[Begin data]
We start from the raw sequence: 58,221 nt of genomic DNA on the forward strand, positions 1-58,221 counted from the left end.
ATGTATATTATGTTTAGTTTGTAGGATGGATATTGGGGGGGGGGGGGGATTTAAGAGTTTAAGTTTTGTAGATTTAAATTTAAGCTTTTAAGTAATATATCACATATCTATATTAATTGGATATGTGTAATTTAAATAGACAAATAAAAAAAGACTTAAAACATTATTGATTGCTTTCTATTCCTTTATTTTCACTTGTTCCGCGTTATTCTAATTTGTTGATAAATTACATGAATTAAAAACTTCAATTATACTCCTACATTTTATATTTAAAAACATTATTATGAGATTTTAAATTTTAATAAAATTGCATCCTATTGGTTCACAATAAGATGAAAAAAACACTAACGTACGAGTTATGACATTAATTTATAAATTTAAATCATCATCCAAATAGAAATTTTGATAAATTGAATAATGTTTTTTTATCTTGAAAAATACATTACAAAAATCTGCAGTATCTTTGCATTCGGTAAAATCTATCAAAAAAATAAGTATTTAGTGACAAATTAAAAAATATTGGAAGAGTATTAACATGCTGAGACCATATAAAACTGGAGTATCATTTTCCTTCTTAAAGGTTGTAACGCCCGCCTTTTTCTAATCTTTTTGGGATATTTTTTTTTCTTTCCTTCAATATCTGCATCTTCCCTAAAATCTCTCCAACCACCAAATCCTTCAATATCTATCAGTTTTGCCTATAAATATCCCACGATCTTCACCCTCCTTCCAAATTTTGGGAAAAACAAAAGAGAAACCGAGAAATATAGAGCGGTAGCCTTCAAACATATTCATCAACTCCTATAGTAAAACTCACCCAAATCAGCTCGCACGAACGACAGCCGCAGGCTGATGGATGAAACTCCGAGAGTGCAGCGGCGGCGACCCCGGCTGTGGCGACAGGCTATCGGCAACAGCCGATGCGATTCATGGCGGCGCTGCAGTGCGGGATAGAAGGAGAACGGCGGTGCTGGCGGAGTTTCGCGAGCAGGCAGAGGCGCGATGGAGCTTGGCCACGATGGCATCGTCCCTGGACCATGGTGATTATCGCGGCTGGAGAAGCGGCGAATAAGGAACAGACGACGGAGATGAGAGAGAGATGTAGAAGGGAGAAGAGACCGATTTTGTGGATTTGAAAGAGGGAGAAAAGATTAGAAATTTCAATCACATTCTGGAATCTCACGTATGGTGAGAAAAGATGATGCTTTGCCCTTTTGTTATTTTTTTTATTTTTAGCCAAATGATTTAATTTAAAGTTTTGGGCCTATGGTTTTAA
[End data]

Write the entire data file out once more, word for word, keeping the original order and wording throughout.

We start from the raw sequence: 58,221 nt of genomic DNA on the forward strand, positions 1-58,221 counted from the left end.
ATGTATATTATGTTTAGTTTGTAGGATGGATATTGGGGGGGGGGGGGGATTTAAGAGTTTAAGTTTTGTAGATTTAAATTTAAGCTTTTAAGTAATATATCACATATCTATATTAATTGGATATGTGTAATTTAAATAGACAAATAAAAAAAGACTTAAAACATTATTGATTGCTTTCTATTCCTTTATTTTCACTTGTTCCGCGTTATTCTAATTTGTTGATAAATTACATGAATTAAAAACTTCAATTATACTCCTACATTTTATATTTAAAAACATTATTATGAGATTTTAAATTTTAATAAAATTGCATCCTATTGGTTCACAATAAGATGAAAAAAACACTAACGTACGAGTTATGACATTAATTTATAAATTTAAATCATCATCCAAATAGAAATTTTGATAAATTGAATAATGTTTTTTTATCTTGAAAAATACATTACAAAAATCTGCAGTATCTTTGCATTCGGTAAAATCTATCAAAAAAATAAGTATTTAGTGACAAATTAAAAAATATTGGAAGAGTATTAACATGCTGAGACCATATAAAACTGGAGTATCATTTTCCTTCTTAAAGGTTGTAACGCCCGCCTTTTTCTAATCTTTTTGGGATATTTTTTTTTCTTTCCTTCAATATCTGCATCTTCCCTAAAATCTCTCCAACCACCAAATCCTTCAATATCTATCAGTTTTGCCTATAAATATCCCACGATCTTCACCCTCCTTCCAAATTTTGGGAAAAACAAAAGAGAAACCGAGAAATATAGAGCGGTAGCCTTCAAACATATTCATCAACTCCTATAGTAAAACTCACCCAAATCAGCTCGCACGAACGACAGCCGCAGGCTGATGGATGAAACTCCGAGAGTGCAGCGGCGGCGACCCCGGCTGTGGCGACAGGCTATCGGCAACAGCCGATGCGATTCATGGCGGCGCTGCAGTGCGGGATAGAAGGAGAACGGCGGTGCTGGCGGAGTTTCGCGAGCAGGCAGAGGCGCGATGGAGCTTGGCCACGATGGCATCGTCCCTGGACCATGGTGATTATCGCGGCTGGAGAAGCGGCGAATAAGGAACAGACGACGGAGATGAGAGAGAGATGTAGAAGGGAGAAGAGACCGATTTTGTGGATTTGAAAGAGGGAGAAAAGATTAGAAATTTCAATCACATTCTGGAATCTCACGTATGGTGAGAAAAGATGATGCTTTGCCCTTTTGTTATTTTTTTTATTTTTAGCCAAATGATTTAATTTAAAGTTTTGGGCCTATGGTTTTAA